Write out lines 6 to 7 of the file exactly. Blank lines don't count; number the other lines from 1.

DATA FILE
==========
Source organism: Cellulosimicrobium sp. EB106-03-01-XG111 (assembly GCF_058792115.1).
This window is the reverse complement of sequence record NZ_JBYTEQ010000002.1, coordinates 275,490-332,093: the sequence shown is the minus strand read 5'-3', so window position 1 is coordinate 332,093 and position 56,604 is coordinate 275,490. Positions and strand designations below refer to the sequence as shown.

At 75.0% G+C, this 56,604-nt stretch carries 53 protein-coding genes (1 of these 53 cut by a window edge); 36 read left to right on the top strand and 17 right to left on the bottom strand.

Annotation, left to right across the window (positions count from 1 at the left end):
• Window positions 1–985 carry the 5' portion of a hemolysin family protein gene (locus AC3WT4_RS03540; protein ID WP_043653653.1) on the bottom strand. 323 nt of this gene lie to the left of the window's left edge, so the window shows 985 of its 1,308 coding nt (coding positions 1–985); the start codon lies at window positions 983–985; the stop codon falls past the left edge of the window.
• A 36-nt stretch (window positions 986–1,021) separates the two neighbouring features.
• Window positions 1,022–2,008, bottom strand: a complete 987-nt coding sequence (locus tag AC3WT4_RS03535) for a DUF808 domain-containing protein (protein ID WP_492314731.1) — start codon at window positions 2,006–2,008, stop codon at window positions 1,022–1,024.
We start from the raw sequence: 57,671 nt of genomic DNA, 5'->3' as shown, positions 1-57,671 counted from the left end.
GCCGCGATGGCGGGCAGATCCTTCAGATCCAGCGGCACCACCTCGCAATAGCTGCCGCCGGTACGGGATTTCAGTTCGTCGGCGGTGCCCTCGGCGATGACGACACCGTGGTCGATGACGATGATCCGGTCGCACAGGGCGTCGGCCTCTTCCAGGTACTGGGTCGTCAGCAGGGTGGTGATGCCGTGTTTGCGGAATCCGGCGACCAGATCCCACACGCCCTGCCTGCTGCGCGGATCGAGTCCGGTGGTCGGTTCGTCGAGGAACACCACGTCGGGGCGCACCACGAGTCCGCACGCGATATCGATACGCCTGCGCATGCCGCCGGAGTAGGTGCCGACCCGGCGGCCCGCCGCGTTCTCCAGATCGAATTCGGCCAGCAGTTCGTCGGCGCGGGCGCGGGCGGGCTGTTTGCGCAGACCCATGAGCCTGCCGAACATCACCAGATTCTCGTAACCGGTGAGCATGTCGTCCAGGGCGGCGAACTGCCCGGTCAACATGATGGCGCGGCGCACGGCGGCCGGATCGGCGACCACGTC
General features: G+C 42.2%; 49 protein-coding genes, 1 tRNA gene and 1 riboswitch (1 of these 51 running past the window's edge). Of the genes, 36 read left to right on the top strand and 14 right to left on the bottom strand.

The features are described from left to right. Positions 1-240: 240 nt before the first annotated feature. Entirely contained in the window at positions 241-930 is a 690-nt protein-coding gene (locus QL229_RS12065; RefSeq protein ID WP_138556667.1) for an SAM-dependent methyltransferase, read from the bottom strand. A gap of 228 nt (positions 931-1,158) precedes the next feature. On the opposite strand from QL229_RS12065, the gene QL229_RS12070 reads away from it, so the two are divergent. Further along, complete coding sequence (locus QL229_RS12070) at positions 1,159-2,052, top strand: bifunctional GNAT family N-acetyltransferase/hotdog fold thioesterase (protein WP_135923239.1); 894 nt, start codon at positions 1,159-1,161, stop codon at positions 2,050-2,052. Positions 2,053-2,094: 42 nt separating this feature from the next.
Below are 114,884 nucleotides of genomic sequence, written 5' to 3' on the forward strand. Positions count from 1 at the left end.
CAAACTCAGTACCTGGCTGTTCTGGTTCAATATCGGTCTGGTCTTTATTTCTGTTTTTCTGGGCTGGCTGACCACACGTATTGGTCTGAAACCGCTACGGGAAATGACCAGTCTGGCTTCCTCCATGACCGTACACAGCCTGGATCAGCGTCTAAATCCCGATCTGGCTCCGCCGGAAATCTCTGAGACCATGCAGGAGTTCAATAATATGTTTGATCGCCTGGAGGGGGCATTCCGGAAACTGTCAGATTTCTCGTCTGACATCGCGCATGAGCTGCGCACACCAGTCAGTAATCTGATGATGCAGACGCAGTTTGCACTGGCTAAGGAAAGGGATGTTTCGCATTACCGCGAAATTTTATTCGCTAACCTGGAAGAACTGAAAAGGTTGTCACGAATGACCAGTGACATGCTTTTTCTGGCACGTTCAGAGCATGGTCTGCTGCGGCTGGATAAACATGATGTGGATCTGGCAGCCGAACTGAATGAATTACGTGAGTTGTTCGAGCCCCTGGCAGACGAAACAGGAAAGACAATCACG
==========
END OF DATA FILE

• A 36-nt stretch (window positions 986–1,021) separates the two neighbouring features.
• Window positions 1,022–2,008, bottom strand: a complete 987-nt coding sequence (locus tag AC3WT4_RS03535) for a DUF808 domain-containing protein (protein ID WP_492314731.1) — start codon at window positions 2,006–2,008, stop codon at window positions 1,022–1,024.